Oil bounced above $63 a barrel on Wednesday to claw back some of the previous day’s 6 percent plunge, lifted by a report of an unexpected decline in US crude inventories.
The American Petroleum Institute (API) said on Tuesday that US crude inventories last week fell by 1.5 million barrels, easing concerns for now that a supply glut is building up.
“The move yesterday was extremely sharp; after such moves you expect to have some rebound,” said Olivier Jakob, analyst at Petromatrix. “The API reported a stock draw - it is not a big one but at least it’s not a 10-million-barrel build.”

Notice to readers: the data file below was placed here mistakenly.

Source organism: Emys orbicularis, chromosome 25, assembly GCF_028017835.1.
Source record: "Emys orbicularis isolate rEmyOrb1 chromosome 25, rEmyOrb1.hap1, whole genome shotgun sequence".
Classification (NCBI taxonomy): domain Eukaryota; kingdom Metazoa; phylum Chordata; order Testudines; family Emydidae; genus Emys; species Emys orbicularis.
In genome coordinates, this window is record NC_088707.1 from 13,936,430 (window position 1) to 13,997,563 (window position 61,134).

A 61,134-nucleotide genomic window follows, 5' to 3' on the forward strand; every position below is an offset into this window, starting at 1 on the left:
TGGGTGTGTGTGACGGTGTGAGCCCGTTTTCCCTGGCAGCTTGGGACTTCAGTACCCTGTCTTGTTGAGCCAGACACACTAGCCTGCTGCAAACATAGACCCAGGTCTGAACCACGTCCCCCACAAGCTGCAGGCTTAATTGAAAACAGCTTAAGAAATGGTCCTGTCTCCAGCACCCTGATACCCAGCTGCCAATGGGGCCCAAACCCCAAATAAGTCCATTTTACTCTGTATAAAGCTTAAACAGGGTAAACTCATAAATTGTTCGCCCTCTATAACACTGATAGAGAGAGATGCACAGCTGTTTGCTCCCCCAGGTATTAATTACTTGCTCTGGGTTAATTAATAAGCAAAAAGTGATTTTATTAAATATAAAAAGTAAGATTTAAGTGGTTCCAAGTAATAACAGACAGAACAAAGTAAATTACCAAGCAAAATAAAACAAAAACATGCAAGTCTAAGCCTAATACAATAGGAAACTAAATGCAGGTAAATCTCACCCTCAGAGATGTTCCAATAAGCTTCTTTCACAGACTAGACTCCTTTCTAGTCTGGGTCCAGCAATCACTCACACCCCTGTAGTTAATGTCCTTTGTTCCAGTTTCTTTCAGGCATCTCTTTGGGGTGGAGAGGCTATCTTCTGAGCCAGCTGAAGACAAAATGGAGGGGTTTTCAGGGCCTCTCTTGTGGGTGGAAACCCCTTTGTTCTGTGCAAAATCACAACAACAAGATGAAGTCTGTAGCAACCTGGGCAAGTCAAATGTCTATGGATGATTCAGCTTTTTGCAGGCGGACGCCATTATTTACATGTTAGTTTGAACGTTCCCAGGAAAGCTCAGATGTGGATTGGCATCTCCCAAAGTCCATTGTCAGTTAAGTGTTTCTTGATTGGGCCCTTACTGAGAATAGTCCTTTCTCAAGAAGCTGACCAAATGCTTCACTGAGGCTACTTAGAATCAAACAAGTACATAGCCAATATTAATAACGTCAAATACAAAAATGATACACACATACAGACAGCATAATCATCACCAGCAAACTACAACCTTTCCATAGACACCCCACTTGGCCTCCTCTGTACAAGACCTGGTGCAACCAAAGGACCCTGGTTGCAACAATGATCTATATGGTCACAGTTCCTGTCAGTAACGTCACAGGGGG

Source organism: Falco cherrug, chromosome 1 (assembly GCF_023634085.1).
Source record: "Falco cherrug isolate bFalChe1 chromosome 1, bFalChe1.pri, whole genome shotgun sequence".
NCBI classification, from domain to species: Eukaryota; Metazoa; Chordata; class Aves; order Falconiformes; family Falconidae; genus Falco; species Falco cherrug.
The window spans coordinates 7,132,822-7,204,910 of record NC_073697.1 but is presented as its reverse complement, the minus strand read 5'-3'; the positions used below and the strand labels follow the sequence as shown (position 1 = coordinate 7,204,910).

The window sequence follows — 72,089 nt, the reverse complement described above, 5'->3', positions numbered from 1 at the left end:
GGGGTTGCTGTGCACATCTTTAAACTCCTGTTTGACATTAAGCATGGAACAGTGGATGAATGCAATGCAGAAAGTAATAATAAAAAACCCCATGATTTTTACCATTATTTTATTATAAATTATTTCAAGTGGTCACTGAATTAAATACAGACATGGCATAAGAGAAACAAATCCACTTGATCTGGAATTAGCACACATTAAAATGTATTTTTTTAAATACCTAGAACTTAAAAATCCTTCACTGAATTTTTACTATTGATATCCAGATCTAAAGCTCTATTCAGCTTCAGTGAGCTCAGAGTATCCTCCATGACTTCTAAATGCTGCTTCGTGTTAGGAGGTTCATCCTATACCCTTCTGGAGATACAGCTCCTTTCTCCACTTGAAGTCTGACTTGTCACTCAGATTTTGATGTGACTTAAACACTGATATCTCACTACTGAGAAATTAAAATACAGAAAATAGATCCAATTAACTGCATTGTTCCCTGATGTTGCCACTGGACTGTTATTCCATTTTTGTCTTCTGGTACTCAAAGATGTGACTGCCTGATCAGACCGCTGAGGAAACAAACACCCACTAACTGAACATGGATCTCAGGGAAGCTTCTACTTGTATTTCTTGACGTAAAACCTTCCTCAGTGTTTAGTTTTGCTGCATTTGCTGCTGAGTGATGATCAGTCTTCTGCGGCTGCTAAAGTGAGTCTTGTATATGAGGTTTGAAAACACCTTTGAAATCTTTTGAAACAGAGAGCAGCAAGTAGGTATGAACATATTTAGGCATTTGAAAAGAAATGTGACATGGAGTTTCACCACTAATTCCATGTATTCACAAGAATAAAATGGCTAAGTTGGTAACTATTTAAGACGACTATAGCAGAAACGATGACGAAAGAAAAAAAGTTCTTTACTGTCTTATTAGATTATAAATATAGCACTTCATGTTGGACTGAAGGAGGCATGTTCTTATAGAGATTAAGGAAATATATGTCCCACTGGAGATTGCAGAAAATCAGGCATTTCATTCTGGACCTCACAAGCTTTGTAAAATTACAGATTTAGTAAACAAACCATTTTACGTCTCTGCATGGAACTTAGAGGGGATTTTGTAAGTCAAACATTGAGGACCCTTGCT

Brent crude, the global benchmark, was up 92 cents to $63.45 per barrel at 0944 GMT and traded as high as $63.67. US crude gained 98 cents to $54.41.
Yet Wednesday’s bounce did little to reverse overall market weakness. Crude fell more than 6 percent in the previous session and world equities tumbled as investors grew more worried about economic growth prospects.
25 percent fall in Brent
Brent has fallen by more than 25 percent since reaching a 4-year high of $86.74 on October 3, reflecting concern about forecasts of slowing demand in 2019 and record supply from Saudi Arabia, Russia and the United States.
Worried by the prospect of a new supply glut, the Organization of the Petroleum Exporting Countries is talking about a U-turn just months after increasing production.
OPEC, plus Russia and other non-OPEC producers, is considering a supply cut of between 1 million barrels per day (bpd) and 1.4 million bpd at a December 6 meeting, sources familiar with the issue have said.